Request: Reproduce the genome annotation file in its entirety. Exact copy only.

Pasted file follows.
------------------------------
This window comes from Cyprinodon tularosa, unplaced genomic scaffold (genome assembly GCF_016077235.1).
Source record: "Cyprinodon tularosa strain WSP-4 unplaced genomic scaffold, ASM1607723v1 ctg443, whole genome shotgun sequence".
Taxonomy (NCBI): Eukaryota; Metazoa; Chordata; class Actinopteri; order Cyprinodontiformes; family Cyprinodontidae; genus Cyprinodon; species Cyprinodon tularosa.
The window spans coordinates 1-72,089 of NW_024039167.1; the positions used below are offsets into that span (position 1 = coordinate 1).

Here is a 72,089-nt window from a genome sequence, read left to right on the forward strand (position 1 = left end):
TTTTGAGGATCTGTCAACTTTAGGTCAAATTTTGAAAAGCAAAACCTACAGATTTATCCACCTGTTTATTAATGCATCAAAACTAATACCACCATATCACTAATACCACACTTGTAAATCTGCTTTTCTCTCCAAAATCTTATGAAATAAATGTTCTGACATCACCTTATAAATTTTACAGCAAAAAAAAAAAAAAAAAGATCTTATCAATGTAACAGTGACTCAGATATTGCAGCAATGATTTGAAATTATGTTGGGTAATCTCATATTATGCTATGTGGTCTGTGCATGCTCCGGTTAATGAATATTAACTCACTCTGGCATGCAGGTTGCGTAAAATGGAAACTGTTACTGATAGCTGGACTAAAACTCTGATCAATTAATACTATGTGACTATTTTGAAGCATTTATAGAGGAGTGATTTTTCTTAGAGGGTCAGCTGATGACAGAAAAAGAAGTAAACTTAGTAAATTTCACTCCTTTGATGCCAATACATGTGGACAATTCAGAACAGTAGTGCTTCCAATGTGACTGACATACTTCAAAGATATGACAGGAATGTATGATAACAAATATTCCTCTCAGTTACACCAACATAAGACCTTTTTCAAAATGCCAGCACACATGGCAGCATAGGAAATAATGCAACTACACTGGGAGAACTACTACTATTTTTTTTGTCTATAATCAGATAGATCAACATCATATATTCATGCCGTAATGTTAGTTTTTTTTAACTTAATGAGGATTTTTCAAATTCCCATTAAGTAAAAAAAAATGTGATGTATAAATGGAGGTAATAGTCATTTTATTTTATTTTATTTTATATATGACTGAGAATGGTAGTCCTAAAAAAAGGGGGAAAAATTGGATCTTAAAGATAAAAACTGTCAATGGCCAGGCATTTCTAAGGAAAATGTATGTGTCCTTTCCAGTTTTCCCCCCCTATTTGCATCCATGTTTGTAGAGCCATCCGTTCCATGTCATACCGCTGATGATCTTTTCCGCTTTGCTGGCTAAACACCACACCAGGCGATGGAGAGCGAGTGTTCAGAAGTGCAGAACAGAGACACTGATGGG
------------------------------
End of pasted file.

This window comes from Cyprinodon tularosa, unplaced genomic scaffold (genome assembly GCF_016077235.1).
Source record: "Cyprinodon tularosa strain WSP-4 unplaced genomic scaffold, ASM1607723v1 ctg443, whole genome shotgun sequence".
Taxonomy (NCBI): Eukaryota; Metazoa; Chordata; class Actinopteri; order Cyprinodontiformes; family Cyprinodontidae; genus Cyprinodon; species Cyprinodon tularosa.
The window spans coordinates 1-72,089 of NW_024039167.1; the positions used below are offsets into that span (position 1 = coordinate 1).

Here is a 72,089-nt window from a genome sequence, read left to right on the forward strand (position 1 = left end):
TTTTGAGGATCTGTCAACTTTAGGTCAAATTTTGAAAAGCAAAACCTACAGATTTATCCACCTGTTTATTAATGCATCAAAACTAATACCACCATATCACTAATACCACACTTGTAAATCTGCTTTTCTCTCCAAAATCTTATGAAATAAATGTTCTGACATCACCTTATAAATTTTACAGCAAAAAAAAAAAAAAAAAGATCTTATCAATGTAACAGTGACTCAGATATTGCAGCAATGATTTGAAATTATGTTGGGTAATCTCATATTATGCTATGTGGTCTGTGCATGCTCCGGTTAATGAATATTAACTCACTCTGGCATGCAGGTTGCGTAAAATGGAAACTGTTACTGATAGCTGGACTAAAACTCTGATCAATTAATACTATGTGACTATTTTGAAGCATTTATAGAGGAGTGATTTTTCTTAGAGGGTCAGCTGATGACAGAAAAAGAAGTAAACTTAGTAAATTTCACTCCTTTGATGCCAATACATGTGGACAATTCAGAACAGTAGTGCTTCCAATGTGACTGACATACTTCAAAGATATGACAGGAATGTATGATAACAAATATTCCTCTCAGTTACACCAACATAAGACCTTTTTCAAAATGCCAGCACACATGGCAGCATAGGAAATAATGCAACTACACTGGGAGAACTACTACTATTTTTTTTGTCTATAATCAGATAGATCAACATCATATATTCATGCCGTAATGTTAGTTTTTTTTAACTTAATGAGGATTTTTCAAATTCCCATTAAGTAAAAAAAAATGTGATGTATAAATGGAGGTAATAGTCATTTTATTTTATTTTATTTTATATATGACTGAGAATGGTAGTCCTAAAAAAAGGGGGAAAAATTGGATCTTAAAGATAAAAACTGTCAATGGCCAGGCATTTCTAAGGAAAATGTATGTGTCCTTTCCAGTTTTCCCCCCCTATTTGCATCCATGTTTGTAGAGCCATCCGTTCCATGTCATACCGCTGATGATCTTTTCCGCTTTGCTGGCTAAACACCACACCAGGCGATGGAGAGCGAGTGTTCAGAAGTGCAGAACAGAGACACTGATGGG